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Consumers fret about wider virus outbreak

image of apple staff wearing face masks
image of apple staff wearing face masks
Apple has required staff and customers to wear face masks in stores globally since May.

The fear of widespread coronavirus outbreaks has rattled Australians, with people worried about a deeper economic recession and a major spike in unemployment.

The monthly Westpac-Melbourne Institute consumer sentiment index – a pointer to future retail spending – fell 9.5 per cent in August.

It’s now back down towards the low of 75.6 points in April, when Australia entered a national lockdown.

“The scale of the falls comes as a major surprise,” Westpac chief economist Bill Evans said on Wednesday.

The biggest shock was in NSW where sentiment collapsed by 15.5 per cent, well above the 8.3 per cent fall in Victoria.

Even in Queensland there was an 8.1 per cent fall.

“This emphasises the fear of the unknown,” Mr Evans said.

Views on the performance of the economy during the next 12 months recorded the biggest decline, slumping 19 per cent to be down more than 30 per cent since June.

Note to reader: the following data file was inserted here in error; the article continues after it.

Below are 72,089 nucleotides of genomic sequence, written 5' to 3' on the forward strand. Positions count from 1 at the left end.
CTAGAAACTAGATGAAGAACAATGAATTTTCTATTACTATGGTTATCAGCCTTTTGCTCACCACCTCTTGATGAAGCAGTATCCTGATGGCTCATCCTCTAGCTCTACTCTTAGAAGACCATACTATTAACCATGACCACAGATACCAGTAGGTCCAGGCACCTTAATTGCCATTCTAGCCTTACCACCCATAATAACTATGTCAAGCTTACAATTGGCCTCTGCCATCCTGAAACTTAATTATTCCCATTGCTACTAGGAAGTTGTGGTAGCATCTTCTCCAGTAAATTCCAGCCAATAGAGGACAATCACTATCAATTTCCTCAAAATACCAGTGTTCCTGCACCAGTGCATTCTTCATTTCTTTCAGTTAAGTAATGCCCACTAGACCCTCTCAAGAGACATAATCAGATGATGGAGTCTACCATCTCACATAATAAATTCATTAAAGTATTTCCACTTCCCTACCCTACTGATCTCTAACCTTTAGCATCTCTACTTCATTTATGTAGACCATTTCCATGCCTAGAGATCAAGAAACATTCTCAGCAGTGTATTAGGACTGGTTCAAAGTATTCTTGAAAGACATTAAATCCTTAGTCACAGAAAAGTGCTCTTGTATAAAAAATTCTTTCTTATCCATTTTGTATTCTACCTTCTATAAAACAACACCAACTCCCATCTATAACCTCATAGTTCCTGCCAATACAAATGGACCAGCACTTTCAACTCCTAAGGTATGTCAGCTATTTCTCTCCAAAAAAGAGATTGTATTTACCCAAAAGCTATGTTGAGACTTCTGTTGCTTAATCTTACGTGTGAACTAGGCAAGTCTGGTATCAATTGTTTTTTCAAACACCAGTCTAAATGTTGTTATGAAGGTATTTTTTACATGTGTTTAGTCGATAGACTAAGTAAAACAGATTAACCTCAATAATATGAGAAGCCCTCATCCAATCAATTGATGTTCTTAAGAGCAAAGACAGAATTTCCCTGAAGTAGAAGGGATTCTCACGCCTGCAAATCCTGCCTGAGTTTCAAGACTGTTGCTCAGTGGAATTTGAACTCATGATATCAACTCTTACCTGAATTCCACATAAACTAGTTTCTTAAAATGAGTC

Expectations about unemployment also jumped 14.6 per cent.

“Consumers across the nation appear to have been rattled by the developments in Victoria and fear that other states may also succumb to the second wave outbreak,” Mr Evans said.

But he believes these fears are overblown and will ease in coming weeks.

The more frequent weekly ANZ-Roy Morgan consumer confidence gauge has dropped for seven weeks in a row.

The National Australia Bank monthly business survey also showed confidence tumbling into negative territory, suggesting governments may need to extend supports until the economy is back on track.

Key wage growth data due on Wednesday is unlikely to inspire glum consumers.

The latest wage price index – used by the Reserve Bank and Treasury to gauge wages growth – is expected to show a slim 0.3 per cent rise in the June quarter.

This would take the annual rate below two per cent.

A record-low 1.8 per cent was set in 2016/17.

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